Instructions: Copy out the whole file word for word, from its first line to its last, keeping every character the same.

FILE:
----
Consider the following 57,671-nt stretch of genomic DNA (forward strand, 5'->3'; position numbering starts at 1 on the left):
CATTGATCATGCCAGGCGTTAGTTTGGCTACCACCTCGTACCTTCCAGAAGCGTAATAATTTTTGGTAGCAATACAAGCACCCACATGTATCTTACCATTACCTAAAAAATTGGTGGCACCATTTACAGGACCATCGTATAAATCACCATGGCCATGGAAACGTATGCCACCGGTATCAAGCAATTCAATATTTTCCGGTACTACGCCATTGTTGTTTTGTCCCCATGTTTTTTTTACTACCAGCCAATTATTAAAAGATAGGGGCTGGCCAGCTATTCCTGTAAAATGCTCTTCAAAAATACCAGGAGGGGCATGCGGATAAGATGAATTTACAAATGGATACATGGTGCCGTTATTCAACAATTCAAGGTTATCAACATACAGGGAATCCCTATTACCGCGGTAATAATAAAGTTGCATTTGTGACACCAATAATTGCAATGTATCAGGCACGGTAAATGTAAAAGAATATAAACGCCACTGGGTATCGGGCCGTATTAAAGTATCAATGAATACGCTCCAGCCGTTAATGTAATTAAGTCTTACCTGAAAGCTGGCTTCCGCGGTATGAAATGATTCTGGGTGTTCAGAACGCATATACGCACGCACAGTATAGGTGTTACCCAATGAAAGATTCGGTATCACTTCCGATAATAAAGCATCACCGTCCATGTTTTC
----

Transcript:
Consider the following 57,671-nt stretch of genomic DNA (forward strand, 5'->3'; position numbering starts at 1 on the left):
CATTGATCATGCCAGGCGTTAGTTTGGCTACCACCTCGTACCTTCCAGAAGCGTAATAATTTTTGGTAGCAATACAAGCACCCACATGTATCTTACCATTACCTAAAAAATTGGTGGCACCATTTACAGGACCATCGTATAAATCACCATGGCCATGGAAACGTATGCCACCGGTATCAAGCAATTCAATATTTTCCGGTACTACGCCATTGTTGTTTTGTCCCCATGTTTTTTTTACTACCAGCCAATTATTAAAAGATAGGGGCTGGCCAGCTATTCCTGTAAAATGCTCTTCAAAAATACCAGGAGGGGCATGCGGATAAGATGAATTTACAAATGGATACATGGTGCCGTTATTCAACAATTCAAGGTTATCAACATACAGGGAATCCCTATTACCGCGGTAATAATAAAGTTGCATTTGTGACACCAATAATTGCAATGTATCAGGCACGGTAAATGTAAAAGAATATAAACGCCACTGGGTATCGGGCCGTATTAAAGTATCAATGAATACGCTCCAGCCGTTAATGTAATTAAGTCTTACCTGAAAGCTGGCTTCCGCGGTATGAAATGATTCTGGGTGTTCAGAACGCATATACGCACGCACAGTATAGGTGTTACCCAATGAAAGATTCGGTATCACTTCCGATAATAAAGCATCACCGTCCATGTTTTC